Courts expanding safety, access project to Ohio County
WHEELING, W.Va. (AP) — A new program launched by West Virginia’s Supreme Court that uses technology to promote safety and access in cases involving sexual assault and domestic violence is expanding to Ohio County, officials said.
The new system allows victims of domestic violence and sexual assault to file petitions for protective orders without going to a courthouse. Officials plan to test it Wednesday in Judge Heather Wood’s courtroom in Wheeling, a statement from the Supreme Court said. The system is expected to be operational in Ohio County beginning on Oct. 4.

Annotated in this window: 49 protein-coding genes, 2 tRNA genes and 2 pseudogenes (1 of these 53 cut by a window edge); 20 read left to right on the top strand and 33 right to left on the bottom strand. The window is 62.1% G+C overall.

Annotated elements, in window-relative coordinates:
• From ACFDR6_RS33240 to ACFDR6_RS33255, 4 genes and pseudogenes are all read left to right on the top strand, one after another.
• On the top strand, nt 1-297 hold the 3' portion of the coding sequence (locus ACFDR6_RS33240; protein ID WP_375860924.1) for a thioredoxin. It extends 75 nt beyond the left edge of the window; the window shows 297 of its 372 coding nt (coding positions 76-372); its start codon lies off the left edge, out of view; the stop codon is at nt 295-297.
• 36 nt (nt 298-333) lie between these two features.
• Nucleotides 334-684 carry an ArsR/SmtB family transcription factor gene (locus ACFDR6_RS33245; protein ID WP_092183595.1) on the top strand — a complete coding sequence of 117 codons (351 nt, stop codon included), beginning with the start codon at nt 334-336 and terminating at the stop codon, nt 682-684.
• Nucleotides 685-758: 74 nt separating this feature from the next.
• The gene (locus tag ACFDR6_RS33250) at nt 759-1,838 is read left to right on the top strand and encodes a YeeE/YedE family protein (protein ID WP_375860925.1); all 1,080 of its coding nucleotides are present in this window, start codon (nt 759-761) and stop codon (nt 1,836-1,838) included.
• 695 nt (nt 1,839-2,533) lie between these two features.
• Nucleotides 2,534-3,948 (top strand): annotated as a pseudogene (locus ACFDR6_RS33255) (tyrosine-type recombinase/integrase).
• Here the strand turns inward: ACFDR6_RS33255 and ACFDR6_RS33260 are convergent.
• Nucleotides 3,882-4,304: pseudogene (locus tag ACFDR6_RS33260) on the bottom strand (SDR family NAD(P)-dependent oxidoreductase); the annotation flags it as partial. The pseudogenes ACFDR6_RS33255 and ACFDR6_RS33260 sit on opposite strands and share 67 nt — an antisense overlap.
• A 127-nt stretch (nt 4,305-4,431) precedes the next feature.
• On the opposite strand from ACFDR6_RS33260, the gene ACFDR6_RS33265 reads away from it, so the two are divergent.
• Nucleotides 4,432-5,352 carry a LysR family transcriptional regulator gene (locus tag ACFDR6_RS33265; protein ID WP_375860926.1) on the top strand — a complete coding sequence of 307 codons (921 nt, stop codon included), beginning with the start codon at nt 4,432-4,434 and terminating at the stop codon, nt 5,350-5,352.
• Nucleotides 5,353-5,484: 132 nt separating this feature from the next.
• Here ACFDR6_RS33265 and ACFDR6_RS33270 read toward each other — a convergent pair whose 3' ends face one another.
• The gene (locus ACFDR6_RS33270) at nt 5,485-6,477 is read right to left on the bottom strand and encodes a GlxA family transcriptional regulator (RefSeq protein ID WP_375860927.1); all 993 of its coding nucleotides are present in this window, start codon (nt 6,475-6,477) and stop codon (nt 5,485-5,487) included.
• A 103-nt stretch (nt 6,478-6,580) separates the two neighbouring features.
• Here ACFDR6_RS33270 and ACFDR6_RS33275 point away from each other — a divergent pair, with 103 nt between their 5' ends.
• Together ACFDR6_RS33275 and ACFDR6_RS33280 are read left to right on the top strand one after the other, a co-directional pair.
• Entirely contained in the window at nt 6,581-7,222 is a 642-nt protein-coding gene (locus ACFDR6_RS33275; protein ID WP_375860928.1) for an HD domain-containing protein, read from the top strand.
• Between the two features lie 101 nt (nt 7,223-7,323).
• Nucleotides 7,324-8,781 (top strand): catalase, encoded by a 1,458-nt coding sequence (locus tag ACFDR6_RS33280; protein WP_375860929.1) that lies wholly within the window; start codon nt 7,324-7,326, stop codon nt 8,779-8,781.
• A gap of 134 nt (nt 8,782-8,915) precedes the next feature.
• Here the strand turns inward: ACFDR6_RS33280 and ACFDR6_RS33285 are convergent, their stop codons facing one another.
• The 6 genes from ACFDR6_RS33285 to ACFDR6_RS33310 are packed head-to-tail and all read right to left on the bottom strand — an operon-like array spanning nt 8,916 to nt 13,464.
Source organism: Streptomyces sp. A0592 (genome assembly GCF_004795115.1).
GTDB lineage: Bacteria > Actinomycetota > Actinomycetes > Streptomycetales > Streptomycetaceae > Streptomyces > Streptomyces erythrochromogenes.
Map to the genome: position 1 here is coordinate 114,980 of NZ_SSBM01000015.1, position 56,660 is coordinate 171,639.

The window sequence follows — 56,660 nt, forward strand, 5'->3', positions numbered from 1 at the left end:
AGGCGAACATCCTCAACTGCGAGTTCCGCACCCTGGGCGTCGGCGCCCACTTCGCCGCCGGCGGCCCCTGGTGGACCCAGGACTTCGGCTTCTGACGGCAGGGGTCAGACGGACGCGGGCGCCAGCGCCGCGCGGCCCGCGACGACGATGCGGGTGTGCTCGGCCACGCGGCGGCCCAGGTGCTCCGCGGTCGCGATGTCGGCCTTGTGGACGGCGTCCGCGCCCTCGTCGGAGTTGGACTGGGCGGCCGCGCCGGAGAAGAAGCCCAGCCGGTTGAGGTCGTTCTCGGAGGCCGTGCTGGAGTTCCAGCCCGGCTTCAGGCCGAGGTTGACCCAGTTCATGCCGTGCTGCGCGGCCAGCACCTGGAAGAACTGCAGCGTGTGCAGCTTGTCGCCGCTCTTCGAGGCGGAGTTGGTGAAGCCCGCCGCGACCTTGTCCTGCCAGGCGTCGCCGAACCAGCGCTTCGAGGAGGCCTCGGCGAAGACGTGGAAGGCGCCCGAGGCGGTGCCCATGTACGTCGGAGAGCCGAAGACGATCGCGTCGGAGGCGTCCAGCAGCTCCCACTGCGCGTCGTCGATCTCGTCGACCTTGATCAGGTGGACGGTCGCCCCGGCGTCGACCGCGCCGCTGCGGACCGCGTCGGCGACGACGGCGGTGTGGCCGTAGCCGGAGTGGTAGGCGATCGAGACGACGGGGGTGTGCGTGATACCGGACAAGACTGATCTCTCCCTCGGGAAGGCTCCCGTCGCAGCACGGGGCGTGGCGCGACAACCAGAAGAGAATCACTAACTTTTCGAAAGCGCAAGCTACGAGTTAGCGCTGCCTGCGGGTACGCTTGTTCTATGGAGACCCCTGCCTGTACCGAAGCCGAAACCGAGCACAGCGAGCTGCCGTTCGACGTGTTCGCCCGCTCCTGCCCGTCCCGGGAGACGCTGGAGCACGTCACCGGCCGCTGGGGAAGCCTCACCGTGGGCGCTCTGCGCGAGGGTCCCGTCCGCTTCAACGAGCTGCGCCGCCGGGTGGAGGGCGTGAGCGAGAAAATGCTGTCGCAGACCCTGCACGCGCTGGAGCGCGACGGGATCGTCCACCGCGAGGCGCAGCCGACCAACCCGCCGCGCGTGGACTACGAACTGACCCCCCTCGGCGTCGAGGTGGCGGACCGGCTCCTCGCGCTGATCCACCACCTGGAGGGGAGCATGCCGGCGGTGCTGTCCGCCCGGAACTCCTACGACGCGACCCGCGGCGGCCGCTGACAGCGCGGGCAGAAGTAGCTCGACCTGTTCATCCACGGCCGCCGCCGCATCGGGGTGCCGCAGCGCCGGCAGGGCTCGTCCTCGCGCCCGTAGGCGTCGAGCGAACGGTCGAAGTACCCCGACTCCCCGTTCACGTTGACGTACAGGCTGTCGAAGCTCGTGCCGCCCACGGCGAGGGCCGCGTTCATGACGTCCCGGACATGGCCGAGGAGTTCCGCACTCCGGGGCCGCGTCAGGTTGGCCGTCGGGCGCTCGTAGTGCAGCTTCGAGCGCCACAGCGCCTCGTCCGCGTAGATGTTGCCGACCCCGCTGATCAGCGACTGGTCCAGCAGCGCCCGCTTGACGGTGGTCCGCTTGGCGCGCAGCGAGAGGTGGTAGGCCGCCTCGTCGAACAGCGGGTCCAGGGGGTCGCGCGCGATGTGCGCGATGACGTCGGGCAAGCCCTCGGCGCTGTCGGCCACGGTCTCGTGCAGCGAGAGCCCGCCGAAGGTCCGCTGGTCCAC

Ohio County is the second community to pilot the program, which was introduced last month in Cabell County as a way to address safety concerns. The only option before the program was for victims to appear in person at the courthouse.
“This new system will provide an option to victims to help keep them safe from the people they allege assaulted them. We also are ensuring every person’s constitutional rights are protected,” Chief Justice Evan Jenkins said.